Warmer weather invites activities and adventures. But what happens when things go awry? In this special five-part series, the real experts at NYU Langone Medical Center provide valuable tips to serve as your guide. Part 3:
As the weather gets warmer, trauma incidences rise since there is typically a lot more physical activity this time of year.
The best way to treat a concussion is to prevent a concussion. Always have your children wear the right protective gear for the chosen activity, including knee pads, elbow pads, eye protection, and a helmet—every time. It’s very important to check your helmet to make sure it fits properly and there is no structural damage to it. If a head injury is sustained, monitor for headaches as this could be a sign of concussion.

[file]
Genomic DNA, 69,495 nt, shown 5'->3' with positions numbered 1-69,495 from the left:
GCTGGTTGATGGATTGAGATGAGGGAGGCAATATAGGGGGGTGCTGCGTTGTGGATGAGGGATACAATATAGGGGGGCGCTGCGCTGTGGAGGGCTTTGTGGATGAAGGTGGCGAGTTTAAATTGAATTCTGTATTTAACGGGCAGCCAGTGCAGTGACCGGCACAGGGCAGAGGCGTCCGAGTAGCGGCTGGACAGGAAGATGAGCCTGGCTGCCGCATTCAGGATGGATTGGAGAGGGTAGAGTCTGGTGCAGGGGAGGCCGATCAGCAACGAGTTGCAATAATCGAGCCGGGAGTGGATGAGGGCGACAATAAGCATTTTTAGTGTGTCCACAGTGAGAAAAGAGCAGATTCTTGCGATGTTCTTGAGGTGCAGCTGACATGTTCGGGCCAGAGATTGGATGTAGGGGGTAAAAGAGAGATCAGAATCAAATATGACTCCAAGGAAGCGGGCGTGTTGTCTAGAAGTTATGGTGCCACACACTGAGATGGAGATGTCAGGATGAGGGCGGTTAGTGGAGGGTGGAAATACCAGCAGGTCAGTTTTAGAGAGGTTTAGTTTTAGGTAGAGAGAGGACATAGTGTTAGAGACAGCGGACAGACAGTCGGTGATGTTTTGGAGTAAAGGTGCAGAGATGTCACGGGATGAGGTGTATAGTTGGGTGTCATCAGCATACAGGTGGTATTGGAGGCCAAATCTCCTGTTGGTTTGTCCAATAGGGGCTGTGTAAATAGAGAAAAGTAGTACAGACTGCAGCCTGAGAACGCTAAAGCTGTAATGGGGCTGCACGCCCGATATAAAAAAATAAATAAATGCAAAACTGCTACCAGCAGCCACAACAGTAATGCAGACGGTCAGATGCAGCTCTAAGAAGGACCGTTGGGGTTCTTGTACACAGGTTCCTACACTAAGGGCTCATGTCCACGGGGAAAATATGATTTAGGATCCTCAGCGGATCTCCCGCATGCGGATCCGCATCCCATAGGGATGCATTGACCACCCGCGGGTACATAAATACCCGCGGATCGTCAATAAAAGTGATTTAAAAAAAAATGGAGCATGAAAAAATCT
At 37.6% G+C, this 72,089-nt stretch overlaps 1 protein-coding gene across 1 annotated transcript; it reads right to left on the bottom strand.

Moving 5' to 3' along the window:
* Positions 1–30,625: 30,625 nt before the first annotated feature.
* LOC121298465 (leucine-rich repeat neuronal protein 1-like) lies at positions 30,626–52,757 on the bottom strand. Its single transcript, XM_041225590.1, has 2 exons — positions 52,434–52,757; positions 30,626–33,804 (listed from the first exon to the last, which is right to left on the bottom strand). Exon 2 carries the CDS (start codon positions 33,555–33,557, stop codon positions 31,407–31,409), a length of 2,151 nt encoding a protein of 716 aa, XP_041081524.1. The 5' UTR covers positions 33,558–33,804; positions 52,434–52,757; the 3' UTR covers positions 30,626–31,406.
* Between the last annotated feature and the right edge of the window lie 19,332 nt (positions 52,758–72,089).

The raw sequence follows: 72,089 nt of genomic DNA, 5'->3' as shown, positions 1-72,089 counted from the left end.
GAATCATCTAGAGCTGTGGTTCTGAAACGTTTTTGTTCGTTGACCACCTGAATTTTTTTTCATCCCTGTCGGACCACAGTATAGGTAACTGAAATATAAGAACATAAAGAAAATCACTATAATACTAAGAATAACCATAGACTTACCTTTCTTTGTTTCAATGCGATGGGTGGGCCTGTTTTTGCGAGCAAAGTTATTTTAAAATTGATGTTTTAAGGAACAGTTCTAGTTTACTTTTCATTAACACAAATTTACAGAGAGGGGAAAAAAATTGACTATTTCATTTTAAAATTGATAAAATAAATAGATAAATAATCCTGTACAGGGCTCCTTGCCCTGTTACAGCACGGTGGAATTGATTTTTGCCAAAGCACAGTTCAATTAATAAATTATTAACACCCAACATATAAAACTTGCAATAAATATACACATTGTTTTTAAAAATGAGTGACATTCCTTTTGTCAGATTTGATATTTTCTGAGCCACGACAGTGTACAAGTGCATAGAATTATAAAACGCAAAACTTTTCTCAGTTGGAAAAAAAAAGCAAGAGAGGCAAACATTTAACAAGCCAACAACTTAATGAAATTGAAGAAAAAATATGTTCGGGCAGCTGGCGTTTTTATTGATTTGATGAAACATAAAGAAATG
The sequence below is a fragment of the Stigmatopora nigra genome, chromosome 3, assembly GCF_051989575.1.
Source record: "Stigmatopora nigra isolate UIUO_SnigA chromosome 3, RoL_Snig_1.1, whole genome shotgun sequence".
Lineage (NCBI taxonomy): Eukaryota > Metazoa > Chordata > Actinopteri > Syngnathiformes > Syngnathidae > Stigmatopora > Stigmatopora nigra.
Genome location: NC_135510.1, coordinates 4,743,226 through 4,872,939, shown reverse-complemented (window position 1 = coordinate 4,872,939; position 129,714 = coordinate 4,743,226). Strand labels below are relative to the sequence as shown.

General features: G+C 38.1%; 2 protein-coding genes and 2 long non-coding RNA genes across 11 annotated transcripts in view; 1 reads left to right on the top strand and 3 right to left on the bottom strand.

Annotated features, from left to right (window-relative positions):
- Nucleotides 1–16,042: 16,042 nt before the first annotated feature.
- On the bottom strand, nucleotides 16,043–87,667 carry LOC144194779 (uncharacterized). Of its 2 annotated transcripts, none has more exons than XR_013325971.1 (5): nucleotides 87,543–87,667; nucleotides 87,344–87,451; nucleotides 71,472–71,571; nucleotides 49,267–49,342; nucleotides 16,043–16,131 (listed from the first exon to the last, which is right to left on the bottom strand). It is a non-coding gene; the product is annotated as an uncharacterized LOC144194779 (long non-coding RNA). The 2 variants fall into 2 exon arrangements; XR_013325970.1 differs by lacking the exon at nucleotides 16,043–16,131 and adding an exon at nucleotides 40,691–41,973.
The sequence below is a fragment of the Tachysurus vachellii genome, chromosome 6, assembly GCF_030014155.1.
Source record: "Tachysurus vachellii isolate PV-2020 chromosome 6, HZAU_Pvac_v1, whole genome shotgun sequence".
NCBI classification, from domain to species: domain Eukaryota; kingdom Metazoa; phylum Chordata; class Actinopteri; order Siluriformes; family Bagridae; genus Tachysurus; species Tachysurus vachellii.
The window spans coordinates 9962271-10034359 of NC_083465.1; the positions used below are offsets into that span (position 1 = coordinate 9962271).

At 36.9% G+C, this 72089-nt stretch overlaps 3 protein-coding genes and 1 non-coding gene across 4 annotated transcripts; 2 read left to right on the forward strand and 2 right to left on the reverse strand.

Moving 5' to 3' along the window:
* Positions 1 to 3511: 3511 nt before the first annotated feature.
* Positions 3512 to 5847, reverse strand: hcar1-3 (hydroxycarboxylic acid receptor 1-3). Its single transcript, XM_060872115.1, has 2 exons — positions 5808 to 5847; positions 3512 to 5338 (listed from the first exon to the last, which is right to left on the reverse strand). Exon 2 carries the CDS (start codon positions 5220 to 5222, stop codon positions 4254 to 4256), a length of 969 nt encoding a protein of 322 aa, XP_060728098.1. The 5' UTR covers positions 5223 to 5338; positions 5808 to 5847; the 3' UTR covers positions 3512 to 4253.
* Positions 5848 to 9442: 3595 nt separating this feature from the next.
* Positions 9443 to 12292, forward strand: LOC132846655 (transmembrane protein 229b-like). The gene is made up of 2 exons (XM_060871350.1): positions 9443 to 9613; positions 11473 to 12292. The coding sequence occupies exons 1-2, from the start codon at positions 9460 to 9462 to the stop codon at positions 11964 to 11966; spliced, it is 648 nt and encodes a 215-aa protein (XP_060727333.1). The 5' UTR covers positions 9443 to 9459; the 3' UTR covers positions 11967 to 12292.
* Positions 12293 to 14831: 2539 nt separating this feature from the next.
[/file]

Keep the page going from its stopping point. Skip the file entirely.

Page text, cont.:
When riding a bicycle, skateboard, or scooter, children should be taught to ride only as fast as they can also feel comfortable slowing down in a controlled manner. Never ride a skateboard or scooter in or near open, moving traffic.
Practice playground safety when taking your children to a park or playground. Children should be supervised by an adult when using play equipment. Make sure to keep your child out of reach of any moving parts that could pinch or trap any body part. Plastic, metal, and rubber play equipment can become hot quickly in the summer heat, so check that slides and swing seats are cool to prevent burns. Do not allow children to play barefoot in playgrounds.